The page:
Materials and Methods

Ten healthy right-handed male subjects (mean age 26.5±1.6 years) gave informed consent to participate in the study, which was approved by the local ethics committee. A neurological screening was performed to exclude subjects with conditions that could predispose them to potential adverse effects of TMS.

TMS and sham TMS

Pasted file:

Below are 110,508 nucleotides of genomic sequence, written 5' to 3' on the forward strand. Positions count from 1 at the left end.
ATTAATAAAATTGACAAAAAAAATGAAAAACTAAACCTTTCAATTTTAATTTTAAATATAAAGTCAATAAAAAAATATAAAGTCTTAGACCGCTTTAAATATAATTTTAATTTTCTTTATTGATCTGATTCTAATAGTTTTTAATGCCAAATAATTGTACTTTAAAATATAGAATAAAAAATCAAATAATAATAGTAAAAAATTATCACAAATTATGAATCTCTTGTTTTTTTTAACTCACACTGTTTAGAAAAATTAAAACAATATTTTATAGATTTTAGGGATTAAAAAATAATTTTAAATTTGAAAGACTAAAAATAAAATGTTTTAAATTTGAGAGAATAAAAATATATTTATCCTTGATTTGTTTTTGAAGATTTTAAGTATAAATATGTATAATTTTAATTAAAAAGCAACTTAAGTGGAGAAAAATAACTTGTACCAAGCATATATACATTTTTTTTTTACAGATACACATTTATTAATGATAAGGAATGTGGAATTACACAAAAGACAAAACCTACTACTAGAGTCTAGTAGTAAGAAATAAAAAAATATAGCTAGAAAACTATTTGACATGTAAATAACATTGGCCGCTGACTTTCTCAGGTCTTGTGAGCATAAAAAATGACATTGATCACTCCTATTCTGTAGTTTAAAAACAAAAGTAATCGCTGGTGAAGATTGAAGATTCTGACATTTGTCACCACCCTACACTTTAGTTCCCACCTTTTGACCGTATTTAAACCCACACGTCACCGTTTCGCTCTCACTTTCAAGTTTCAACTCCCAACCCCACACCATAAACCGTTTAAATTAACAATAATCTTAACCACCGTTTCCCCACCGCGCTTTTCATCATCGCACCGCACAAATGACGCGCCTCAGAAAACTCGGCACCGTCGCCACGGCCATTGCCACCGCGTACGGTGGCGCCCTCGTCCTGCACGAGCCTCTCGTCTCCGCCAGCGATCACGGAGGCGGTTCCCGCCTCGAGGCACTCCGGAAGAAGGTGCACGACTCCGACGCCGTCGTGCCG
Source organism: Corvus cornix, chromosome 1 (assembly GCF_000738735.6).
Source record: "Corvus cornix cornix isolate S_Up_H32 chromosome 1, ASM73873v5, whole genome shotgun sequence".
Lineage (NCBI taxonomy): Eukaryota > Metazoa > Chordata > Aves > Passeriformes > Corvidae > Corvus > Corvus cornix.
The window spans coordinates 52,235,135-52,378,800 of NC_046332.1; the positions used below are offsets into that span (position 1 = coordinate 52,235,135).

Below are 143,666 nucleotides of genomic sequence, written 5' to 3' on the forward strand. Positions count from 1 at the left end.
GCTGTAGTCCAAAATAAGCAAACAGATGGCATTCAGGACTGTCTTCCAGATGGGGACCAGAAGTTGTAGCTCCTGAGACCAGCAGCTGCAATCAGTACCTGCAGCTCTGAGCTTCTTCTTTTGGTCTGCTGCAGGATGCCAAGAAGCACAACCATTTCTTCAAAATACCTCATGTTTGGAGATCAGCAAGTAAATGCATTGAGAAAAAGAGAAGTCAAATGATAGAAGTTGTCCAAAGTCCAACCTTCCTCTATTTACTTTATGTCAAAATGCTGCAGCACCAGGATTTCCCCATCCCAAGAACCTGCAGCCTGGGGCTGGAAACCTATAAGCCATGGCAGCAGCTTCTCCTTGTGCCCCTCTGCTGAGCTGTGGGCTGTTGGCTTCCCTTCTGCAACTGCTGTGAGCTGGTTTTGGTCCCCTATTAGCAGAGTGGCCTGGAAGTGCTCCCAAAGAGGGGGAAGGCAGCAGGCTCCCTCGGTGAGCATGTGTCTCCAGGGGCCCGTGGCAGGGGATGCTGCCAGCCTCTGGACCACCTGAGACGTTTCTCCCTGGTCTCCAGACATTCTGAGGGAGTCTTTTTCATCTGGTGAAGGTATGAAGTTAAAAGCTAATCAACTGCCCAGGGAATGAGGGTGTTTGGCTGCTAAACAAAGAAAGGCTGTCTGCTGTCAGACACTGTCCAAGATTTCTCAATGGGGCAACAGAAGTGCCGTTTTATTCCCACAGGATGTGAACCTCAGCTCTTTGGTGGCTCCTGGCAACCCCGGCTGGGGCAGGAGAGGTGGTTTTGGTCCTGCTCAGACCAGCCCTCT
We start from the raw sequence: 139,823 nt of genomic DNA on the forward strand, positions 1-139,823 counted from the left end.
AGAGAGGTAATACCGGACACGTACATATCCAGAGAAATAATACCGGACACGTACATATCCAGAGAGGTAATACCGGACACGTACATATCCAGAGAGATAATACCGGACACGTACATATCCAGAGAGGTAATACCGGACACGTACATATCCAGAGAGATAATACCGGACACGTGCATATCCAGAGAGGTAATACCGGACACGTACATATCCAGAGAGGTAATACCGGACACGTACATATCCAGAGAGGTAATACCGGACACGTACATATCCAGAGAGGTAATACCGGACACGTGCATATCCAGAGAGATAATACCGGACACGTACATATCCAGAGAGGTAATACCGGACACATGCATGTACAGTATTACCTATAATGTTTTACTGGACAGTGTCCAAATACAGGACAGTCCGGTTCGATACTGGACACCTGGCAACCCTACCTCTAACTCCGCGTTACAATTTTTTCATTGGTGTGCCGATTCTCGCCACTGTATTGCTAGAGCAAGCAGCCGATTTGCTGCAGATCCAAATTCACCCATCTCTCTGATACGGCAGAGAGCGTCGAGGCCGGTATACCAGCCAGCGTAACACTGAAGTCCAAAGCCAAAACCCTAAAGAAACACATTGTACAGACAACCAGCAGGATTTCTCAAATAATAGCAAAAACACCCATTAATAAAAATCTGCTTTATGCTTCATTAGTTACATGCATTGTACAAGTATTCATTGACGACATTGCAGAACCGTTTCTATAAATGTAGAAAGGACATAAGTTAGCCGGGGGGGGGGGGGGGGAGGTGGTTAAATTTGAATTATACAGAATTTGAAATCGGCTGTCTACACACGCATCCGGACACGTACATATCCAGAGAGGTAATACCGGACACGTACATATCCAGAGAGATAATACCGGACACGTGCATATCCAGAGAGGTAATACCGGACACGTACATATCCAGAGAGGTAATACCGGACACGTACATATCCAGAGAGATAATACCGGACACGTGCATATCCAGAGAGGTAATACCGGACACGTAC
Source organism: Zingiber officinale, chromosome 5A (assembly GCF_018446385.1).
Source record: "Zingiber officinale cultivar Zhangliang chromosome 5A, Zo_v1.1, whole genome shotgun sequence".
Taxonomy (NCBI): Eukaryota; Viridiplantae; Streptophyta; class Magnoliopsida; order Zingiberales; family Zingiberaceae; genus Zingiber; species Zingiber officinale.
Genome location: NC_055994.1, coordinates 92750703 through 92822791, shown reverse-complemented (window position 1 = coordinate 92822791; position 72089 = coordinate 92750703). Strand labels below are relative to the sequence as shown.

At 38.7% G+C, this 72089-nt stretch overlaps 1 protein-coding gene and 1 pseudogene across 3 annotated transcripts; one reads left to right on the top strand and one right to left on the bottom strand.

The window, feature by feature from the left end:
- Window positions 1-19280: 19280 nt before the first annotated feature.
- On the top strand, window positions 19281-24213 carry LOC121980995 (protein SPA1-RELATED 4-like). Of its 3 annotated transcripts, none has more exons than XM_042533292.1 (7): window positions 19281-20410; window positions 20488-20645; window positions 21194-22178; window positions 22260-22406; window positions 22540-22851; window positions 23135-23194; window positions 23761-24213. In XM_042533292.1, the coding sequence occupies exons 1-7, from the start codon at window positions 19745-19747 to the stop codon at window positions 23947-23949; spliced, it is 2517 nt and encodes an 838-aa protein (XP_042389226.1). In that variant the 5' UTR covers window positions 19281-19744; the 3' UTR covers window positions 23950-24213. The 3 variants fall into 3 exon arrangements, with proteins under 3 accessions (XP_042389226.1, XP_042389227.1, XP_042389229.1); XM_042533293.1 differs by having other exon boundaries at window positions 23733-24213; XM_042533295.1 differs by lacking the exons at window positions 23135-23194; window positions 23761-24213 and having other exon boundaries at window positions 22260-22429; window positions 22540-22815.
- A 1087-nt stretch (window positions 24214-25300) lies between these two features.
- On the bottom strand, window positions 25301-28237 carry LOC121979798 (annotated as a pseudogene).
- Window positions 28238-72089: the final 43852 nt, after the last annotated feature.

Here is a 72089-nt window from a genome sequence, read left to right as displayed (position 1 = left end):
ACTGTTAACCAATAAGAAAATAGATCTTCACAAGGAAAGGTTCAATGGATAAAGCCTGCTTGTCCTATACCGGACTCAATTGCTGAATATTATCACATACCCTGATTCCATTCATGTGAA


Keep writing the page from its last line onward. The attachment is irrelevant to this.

TMS was targeted to the hand area of the left motor cortex throughout the experiment. The angulated coil was placed tangentially to the scalp with the handle pointing backwards. Precision and reproducibility of the stimulation were achieved by means of a Navigated Brain Stimulation (NBS) system (Nexstim Ltd). The NBS device uses an optical tracking system to locate the TMS coil relative to the subject's co-registered MR image and allows a digitization of the location of the EEG electrodes. A Magstim standard rapid rate stimulator with an air-cooled figure of eight coil was used for stimulation. Stimulus intensity was set relative to resting motor threshold (RMT), which was identified in the relaxed first dorsal interosseous of the right hand, where motor evoked potentials were recorded. The pre-and post-rTMS test phases consisted of 200 TMS pulses delivered every 0.5–0.7 seconds at 90% RMT. The conditioning phase consisted of 1500 TMS pulses delivered at 90% RMT. Repetitive TMS (rTMS) pulses were delivered at a base frequency of 5 Hz with pauses in stimulation determined according to safety guidelines [12], [41] (for a schematic representation of the stimulation paradigm see Supplemental Figure S2). The stimulation lasted for about 11 minutes. For safety purposes, subjects EEG was carefully monitored online during the TMS sessions. We observed no epileptiform EEG abnormalities. Furthermore, subjects were interviewed immediately following and one week after the experiment. Subjects reported no adverse effects. Each subject underwent one rTMS session and, at least one week earlier or later, a control experiment, where the same procedure was applied except that sham rTMS was delivered in the conditioning phase. For sham rTMS, the coil was rotated 90° around the axis of the handle and separated from the head using a 2 cm plastic spacer cube to ensure an indirect contact between the coil and the subjects head. The order of the experiments was randomized to control for order effect. At debriefing at the end of the experiment subjects did not report any difference between the two conditions. Offline, for the analysis of evoked responses, the data was average referenced, baseline corrected (100 ms prestimulus), band pass filtered (5–100 Hz) and averaged for each subject. Total EEG activity was assessed using the global mean field power (GMFP) [12], [42].